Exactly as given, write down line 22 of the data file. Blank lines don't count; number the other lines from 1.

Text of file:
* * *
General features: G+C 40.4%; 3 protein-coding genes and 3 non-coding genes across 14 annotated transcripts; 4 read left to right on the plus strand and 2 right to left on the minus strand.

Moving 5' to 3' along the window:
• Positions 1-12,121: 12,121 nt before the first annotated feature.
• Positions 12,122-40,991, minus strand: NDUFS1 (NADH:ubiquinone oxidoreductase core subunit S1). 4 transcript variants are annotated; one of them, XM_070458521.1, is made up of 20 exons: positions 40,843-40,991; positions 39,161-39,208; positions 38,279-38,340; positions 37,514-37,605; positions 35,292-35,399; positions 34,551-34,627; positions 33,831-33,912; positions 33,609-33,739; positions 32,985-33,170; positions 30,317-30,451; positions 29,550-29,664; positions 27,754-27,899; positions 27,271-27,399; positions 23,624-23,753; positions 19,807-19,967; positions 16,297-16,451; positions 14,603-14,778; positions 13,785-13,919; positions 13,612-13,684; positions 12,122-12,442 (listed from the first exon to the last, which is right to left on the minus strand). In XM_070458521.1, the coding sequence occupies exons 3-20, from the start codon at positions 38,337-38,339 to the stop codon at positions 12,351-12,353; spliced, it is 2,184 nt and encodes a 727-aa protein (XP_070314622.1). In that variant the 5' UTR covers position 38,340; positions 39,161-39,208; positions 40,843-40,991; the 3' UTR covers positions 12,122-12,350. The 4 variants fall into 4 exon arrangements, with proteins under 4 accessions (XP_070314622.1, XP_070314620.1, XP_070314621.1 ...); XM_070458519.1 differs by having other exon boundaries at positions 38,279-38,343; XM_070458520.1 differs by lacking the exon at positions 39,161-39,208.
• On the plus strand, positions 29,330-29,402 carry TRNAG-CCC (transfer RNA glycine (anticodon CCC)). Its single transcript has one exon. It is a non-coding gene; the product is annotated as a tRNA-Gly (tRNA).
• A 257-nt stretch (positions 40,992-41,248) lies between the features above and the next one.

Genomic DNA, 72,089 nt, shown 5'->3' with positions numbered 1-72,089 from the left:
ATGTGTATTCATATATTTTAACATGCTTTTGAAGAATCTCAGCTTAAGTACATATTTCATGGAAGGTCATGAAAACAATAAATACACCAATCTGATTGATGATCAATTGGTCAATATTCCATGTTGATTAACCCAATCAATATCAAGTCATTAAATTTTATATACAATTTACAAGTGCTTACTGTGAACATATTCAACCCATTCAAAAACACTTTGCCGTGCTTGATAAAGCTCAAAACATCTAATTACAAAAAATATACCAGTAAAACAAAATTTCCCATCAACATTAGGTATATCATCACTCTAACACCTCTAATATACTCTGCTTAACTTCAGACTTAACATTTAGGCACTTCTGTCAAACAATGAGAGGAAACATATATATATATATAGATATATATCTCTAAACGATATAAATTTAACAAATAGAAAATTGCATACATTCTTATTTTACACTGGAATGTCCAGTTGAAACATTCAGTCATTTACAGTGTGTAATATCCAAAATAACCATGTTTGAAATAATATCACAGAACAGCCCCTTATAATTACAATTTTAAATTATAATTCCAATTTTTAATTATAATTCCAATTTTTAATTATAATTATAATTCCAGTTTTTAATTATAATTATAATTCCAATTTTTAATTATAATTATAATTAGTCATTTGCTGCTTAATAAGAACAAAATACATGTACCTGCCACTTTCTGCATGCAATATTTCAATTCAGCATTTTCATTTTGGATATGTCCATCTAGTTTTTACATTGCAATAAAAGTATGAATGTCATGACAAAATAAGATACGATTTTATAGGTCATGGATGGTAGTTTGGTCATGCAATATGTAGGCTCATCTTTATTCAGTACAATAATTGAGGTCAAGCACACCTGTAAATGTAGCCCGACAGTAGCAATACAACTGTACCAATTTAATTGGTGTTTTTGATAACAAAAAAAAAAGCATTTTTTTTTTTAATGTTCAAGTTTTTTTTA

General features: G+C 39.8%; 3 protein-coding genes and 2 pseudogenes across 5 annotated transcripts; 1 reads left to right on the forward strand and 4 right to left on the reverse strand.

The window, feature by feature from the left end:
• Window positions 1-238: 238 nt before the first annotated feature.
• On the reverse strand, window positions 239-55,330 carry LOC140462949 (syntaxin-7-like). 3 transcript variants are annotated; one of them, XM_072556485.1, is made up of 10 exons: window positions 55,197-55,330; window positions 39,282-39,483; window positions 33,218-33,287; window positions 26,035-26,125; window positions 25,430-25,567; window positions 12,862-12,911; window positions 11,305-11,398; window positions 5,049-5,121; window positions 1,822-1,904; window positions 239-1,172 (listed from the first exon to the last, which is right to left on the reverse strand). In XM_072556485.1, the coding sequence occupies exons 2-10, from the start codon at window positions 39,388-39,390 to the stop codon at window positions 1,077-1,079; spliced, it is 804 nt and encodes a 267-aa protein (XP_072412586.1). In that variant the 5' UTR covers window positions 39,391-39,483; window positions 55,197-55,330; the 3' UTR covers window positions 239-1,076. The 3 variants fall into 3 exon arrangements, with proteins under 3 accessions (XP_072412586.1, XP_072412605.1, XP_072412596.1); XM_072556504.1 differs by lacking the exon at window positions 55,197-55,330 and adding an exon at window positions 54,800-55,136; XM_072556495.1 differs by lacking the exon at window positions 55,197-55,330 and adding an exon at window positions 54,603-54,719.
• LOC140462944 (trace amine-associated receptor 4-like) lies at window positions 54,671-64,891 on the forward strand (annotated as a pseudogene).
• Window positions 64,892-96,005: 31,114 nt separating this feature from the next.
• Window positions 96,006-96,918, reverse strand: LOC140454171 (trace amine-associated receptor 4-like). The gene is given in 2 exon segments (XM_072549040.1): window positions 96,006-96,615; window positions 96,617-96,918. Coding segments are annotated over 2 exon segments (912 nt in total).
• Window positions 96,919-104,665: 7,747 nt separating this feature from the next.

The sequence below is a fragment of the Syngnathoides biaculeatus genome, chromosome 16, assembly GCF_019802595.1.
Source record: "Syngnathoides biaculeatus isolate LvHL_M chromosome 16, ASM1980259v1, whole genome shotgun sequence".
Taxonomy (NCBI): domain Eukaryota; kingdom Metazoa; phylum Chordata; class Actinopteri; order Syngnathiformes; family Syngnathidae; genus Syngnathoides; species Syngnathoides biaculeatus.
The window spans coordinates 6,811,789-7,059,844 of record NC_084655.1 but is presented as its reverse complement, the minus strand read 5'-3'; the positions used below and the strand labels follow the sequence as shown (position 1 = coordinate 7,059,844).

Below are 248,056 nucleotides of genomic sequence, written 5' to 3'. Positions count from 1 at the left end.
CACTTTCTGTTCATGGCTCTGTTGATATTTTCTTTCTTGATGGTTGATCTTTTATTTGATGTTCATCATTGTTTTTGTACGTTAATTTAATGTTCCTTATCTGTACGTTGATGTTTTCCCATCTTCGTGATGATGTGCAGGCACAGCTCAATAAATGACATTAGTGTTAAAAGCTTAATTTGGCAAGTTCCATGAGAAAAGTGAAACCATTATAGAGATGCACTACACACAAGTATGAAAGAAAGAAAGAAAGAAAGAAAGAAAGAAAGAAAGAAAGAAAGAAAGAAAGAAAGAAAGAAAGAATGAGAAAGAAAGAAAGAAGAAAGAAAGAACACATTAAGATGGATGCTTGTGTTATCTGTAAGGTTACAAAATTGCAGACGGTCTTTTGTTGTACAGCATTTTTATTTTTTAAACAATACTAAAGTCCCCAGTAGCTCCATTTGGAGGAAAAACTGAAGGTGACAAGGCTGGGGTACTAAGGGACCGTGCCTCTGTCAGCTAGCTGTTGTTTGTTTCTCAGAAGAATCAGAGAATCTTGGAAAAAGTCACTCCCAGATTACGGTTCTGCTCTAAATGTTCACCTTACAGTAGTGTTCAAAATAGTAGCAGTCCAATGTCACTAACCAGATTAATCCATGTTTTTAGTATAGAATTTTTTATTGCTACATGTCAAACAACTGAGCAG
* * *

CACTTTCTGTTCATGGCTCTGTTGATATTTTCTTTCTTGATGGTTGATCTTTTATTTGATGTTCATCATTGTTTTTGTACGTTAATTTAATGTTCCTTATCTGTACGTTGATGTTTTCCCATCTTCGTGATGATGTGCAGGCACAGCTCAATAAATGACATTAGTGTTAAAAGCTTAATTTGGCAAGTTCCATGAGAAAAGTGAAACCATTATAGAGATGCACTACACACAAGTATGAAAGAAAGAAAGAAAGAAAGAAAGAAAGAAAGAAAGAAAGAAAGAAAGAAAGAAAGAAAGAAAGAATGAGAAAGAAAGAAAGAAGAAAGAAAGAACACATTAAGATGGATGCTTGTGTTATCTGTAAGGTTACAAAATTGCAGACGGTCTTTTGTTGTACAGCATTTTTATTTTTTAAACAATACTAAAGTCCCCAGTAGCTCCATTTGGAGGAAAAACTGAAGGTGACAAGGCTGGGGTACTAAGGGACCGTGCCTCTGTCAGCTAGCTGTTGTTTGTTTCTCAGAAGAATCAGAGAATCTTGGAAAAAGTCACTCCCAGATTACGGTTCTGCTCTAAATGTTCACCTTACAGTAGTGTTCAAAATAGTAGCAGTCCAATGTCACTAACCAGATTAATCCATGTTTTTAGTATAGAATTTTTTATTGCTACATGTCAAACAACTGAGCAG